But after reading a remarkable feature in California Sunday Magazine, I’m trying to think about 66 Garage instead. The name of Mr 66 Garage may not ring a bell with you, but to be fair, it doesn't ring one with him either. He is an undocumented migrant whose truck overturned on a border crossing in June 1999. He hit his head and never woke up.

Ever since, 66 Garage has lived in a persistent vegetative state in a San Diego nursing home where he is given round-the-clock care. What a country America is! It produces a politician who treats illegal migrants as if they were cockroaches and nurses who treat them as if they were their own family.

Anyhow, this 18-20-year-old man had taken the “undocumented” part of his journey seriously. He could not be identified and the nursing home christened him 66 Garage, although some of the staff protested that it was undignified. A wonderful woman named Paula visited him every week for 15 years and wondered who he was.

There are thousands upon thousands of missing migrants and their relatives are desperate to find them. A photo of 66 Garage has been shared more than 300,000 times on Facebook. Earlier this year a friend of Paula’s took an interest in the case and 66 Garage was finally fingerprinted. A match led to his sister in the southern state of Oaxaca. Now she can wave at him over Skype on his birthday.

It’s a remarkable story about vulnerability, dignity, blood ties, and American generosity. Read it.

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Reflections on California’s assisted suicide legislation

California’s assisted suicide law came into effect on June 9. Betsy Davis, an artist with ALS, also known as Lou Gehrig’s disease, was one of the first to take advantage of the legislation. She drank a lethal cocktail on July 23, after a long party with close friends. I’m afraid that we missed the story at the time.

Reading her sister’s account of Betsy’s death, which is full of loving sorrow at her passing, I was struck by how quickly Californians started to ignore all the careful safeguards. It is clearly specified in the law that the person must “self-administer” the drug. But she was too weak to hold the cup and drink it quickly, so her friends held it for her. They may have broken the law.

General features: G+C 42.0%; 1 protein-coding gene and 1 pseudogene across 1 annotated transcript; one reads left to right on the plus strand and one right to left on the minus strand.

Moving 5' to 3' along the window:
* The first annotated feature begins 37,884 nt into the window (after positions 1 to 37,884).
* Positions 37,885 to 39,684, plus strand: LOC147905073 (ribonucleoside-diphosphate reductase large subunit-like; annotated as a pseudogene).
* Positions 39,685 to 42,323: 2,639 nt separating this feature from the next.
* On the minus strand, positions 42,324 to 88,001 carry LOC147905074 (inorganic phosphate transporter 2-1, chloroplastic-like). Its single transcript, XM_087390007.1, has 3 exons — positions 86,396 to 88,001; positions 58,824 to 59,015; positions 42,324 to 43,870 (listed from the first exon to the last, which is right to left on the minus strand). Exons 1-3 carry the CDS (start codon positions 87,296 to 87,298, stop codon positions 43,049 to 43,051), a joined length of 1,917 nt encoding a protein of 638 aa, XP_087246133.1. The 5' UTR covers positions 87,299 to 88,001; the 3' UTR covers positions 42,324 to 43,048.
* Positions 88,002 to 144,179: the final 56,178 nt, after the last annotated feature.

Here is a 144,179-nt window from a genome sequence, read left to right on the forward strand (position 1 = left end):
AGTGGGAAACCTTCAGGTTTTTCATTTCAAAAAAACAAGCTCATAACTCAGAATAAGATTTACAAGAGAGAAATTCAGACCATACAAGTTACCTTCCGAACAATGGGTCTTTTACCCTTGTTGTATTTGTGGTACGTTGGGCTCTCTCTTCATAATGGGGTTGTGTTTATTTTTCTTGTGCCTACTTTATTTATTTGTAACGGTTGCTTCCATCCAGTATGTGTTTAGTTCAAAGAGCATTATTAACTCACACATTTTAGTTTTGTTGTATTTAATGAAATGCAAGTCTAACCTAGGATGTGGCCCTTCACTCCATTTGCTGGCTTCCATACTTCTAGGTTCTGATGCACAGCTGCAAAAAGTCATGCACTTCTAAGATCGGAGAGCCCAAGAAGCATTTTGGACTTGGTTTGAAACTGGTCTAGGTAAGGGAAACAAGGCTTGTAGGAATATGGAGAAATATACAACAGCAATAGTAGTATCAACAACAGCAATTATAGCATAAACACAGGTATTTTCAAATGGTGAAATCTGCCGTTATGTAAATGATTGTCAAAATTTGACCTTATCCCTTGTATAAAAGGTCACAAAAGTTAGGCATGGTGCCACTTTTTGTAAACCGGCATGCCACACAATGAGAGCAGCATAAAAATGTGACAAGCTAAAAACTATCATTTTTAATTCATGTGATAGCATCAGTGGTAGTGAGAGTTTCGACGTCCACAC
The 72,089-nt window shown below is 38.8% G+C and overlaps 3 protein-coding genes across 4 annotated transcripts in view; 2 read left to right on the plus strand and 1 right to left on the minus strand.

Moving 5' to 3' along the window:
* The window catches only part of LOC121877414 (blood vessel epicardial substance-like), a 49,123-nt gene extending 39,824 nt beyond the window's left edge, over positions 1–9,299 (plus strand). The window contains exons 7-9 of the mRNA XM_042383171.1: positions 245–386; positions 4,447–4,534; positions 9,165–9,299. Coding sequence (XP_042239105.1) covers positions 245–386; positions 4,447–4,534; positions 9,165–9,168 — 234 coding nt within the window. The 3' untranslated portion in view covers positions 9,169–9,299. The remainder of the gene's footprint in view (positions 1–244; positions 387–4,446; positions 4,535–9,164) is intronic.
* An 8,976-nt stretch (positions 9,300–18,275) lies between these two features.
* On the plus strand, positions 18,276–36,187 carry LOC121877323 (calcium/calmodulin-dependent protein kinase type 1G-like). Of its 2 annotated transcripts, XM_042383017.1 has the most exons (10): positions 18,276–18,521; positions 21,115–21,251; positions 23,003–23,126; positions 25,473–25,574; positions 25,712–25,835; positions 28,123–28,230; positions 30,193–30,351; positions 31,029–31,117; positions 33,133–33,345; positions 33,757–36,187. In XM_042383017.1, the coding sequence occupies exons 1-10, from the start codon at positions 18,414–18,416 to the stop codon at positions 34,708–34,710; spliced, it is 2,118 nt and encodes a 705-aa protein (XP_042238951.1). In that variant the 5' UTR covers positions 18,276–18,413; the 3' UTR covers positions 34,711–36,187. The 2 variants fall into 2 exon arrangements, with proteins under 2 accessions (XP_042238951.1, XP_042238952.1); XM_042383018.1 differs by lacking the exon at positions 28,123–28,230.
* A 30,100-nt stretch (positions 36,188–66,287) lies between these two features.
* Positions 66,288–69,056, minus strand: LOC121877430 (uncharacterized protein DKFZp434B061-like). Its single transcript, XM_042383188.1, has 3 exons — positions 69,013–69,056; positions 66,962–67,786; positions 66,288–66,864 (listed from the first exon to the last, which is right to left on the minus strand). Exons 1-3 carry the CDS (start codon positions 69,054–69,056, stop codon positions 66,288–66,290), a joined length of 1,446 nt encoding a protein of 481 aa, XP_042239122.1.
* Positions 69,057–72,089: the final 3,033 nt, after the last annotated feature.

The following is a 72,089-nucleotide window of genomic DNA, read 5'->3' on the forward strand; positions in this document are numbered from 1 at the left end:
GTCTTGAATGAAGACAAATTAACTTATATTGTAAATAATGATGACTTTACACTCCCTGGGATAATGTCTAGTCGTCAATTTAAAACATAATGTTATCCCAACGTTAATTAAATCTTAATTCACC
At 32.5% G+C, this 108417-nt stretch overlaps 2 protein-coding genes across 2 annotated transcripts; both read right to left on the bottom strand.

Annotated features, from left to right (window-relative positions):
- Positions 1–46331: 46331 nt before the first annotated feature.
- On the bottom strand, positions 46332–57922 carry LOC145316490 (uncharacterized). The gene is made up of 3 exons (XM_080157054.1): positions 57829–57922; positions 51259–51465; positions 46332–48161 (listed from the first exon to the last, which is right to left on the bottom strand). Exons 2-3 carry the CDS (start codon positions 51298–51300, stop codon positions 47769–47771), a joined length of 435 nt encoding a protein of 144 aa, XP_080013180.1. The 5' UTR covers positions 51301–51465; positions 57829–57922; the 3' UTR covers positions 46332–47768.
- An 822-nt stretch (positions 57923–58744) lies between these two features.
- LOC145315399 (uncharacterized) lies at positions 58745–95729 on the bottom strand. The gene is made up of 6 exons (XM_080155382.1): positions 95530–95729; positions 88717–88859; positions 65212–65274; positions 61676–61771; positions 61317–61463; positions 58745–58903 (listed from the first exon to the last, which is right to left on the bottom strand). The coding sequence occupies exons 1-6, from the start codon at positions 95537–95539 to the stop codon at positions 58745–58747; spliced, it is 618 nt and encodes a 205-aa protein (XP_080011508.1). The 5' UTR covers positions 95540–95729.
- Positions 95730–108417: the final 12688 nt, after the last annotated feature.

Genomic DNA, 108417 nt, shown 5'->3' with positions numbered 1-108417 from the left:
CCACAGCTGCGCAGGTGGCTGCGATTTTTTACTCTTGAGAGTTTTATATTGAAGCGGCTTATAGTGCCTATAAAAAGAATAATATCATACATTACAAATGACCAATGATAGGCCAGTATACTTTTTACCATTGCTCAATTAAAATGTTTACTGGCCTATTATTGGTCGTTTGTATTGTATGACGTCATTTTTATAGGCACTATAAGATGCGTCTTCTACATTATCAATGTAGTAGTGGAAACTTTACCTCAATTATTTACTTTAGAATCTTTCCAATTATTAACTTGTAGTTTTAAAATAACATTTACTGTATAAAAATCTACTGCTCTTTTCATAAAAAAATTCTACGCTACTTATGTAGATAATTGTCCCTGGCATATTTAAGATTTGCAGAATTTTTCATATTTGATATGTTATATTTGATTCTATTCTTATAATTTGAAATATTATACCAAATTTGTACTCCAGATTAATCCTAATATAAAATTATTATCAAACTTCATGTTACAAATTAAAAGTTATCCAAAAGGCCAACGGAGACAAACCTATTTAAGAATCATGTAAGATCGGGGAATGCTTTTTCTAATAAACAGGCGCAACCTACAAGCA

People tend to think that a lethal barbiturate brings about death quickly. This wasn’t true in Betsy’s case – she lingered on for four hours. Given that the drug was a homemade cocktail of morphine, pentobarbital and chloral hydrate which smelled like paint, her friends were “lucky” that it worked. Some assisted suicide patients in Oregon have woken up to discover that their suicide has failed.

It wasn’t a good beginning for the law. 

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The ethics of Santa Claus disclosure

There is quite a bit of literature in bioethics journals about the ethics of telling white lies to patients, especially with terminally ill patients. There is much less discussion about a far more common ethical conundrum: whether children should be told the truth about Santa Claus. This, thankfully, has been remedied. Two psychologists have written an article in The Lancet Psychiatry arguing that children’s moral compass could be permanently deranged by the disappointment of learning that their parents have been telling them lies.

Kathy McKay, a clinical psychologist at the University of New England, Australia and a co-author, told The Guardian: “The Santa myth is such an involved lie, such a long-lasting one, between parents and children, that if a relationship is vulnerable, this may be the final straw. If parents can lie so convincingly and over such a long time, what else can they lie about?”

The psychologists follow in the footsteps of Richard Dawkins, who saw through the myth of Santa Claus at the tender age of 21 months. He told a conference in 2014: “Is it a good thing to go along with the fantasies of childhood, magical as they are? Or should we be fostering a spirit of scepticism? I think it's rather pernicious to inculcate into a child a view of the world which includes supernaturalism.”

We’d like to open up comments on BioEdge to a discussion of this issue.